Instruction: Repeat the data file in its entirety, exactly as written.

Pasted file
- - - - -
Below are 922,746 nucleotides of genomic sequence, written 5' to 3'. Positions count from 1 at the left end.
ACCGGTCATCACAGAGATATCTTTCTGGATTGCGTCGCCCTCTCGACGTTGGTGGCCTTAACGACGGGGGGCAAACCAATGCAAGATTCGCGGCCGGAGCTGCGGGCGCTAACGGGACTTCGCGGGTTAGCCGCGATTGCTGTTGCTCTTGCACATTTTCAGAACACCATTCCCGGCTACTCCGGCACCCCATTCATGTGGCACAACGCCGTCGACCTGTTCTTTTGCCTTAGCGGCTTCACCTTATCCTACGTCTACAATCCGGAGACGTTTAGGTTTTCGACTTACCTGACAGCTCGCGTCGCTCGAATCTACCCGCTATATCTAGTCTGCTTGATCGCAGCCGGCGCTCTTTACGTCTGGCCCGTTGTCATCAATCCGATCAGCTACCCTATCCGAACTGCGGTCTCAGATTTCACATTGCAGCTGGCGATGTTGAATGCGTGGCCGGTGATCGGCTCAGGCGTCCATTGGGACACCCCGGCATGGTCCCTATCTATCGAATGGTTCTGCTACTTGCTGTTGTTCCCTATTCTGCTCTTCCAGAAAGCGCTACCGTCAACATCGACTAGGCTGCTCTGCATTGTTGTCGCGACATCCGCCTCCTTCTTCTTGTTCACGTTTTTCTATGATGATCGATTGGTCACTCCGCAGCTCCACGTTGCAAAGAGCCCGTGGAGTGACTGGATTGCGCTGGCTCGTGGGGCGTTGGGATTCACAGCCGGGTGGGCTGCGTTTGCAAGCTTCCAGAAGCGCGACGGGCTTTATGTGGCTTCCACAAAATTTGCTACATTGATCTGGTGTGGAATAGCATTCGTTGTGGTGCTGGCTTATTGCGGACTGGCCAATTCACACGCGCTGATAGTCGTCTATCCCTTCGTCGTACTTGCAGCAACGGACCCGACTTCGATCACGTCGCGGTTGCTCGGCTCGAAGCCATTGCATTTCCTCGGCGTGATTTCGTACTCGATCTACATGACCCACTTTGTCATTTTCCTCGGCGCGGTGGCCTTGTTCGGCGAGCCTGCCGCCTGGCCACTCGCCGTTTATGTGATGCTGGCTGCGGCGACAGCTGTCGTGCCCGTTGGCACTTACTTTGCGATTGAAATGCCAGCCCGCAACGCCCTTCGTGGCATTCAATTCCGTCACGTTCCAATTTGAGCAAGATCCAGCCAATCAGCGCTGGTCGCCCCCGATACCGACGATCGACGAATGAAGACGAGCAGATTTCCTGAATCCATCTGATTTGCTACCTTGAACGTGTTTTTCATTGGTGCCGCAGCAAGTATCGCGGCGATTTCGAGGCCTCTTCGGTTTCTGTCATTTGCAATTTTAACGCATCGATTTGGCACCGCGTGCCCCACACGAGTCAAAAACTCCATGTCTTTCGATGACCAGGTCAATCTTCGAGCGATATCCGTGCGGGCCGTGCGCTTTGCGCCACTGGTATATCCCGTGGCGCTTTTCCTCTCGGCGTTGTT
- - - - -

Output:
Below are 922,746 nucleotides of genomic sequence, written 5' to 3'. Positions count from 1 at the left end.
ACCGGTCATCACAGAGATATCTTTCTGGATTGCGTCGCCCTCTCGACGTTGGTGGCCTTAACGACGGGGGGCAAACCAATGCAAGATTCGCGGCCGGAGCTGCGGGCGCTAACGGGACTTCGCGGGTTAGCCGCGATTGCTGTTGCTCTTGCACATTTTCAGAACACCATTCCCGGCTACTCCGGCACCCCATTCATGTGGCACAACGCCGTCGACCTGTTCTTTTGCCTTAGCGGCTTCACCTTATCCTACGTCTACAATCCGGAGACGTTTAGGTTTTCGACTTACCTGACAGCTCGCGTCGCTCGAATCTACCCGCTATATCTAGTCTGCTTGATCGCAGCCGGCGCTCTTTACGTCTGGCCCGTTGTCATCAATCCGATCAGCTACCCTATCCGAACTGCGGTCTCAGATTTCACATTGCAGCTGGCGATGTTGAATGCGTGGCCGGTGATCGGCTCAGGCGTCCATTGGGACACCCCGGCATGGTCCCTATCTATCGAATGGTTCTGCTACTTGCTGTTGTTCCCTATTCTGCTCTTCCAGAAAGCGCTACCGTCAACATCGACTAGGCTGCTCTGCATTGTTGTCGCGACATCCGCCTCCTTCTTCTTGTTCACGTTTTTCTATGATGATCGATTGGTCACTCCGCAGCTCCACGTTGCAAAGAGCCCGTGGAGTGACTGGATTGCGCTGGCTCGTGGGGCGTTGGGATTCACAGCCGGGTGGGCTGCGTTTGCAAGCTTCCAGAAGCGCGACGGGCTTTATGTGGCTTCCACAAAATTTGCTACATTGATCTGGTGTGGAATAGCATTCGTTGTGGTGCTGGCTTATTGCGGACTGGCCAATTCACACGCGCTGATAGTCGTCTATCCCTTCGTCGTACTTGCAGCAACGGACCCGACTTCGATCACGTCGCGGTTGCTCGGCTCGAAGCCATTGCATTTCCTCGGCGTGATTTCGTACTCGATCTACATGACCCACTTTGTCATTTTCCTCGGCGCGGTGGCCTTGTTCGGCGAGCCTGCCGCCTGGCCACTCGCCGTTTATGTGATGCTGGCTGCGGCGACAGCTGTCGTGCCCGTTGGCACTTACTTTGCGATTGAAATGCCAGCCCGCAACGCCCTTCGTGGCATTCAATTCCGTCACGTTCCAATTTGAGCAAGATCCAGCCAATCAGCGCTGGTCGCCCCCGATACCGACGATCGACGAATGAAGACGAGCAGATTTCCTGAATCCATCTGATTTGCTACCTTGAACGTGTTTTTCATTGGTGCCGCAGCAAGTATCGCGGCGATTTCGAGGCCTCTTCGGTTTCTGTCATTTGCAATTTTAACGCATCGATTTGGCACCGCGTGCCCCACACGAGTCAAAAACTCCATGTCTTTCGATGACCAGGTCAATCTTCGAGCGATATCCGTGCGGGCCGTGCGCTTTGCGCCACTGGTATATCCCGTGGCGCTTTTCCTCTCGGCGTTGTT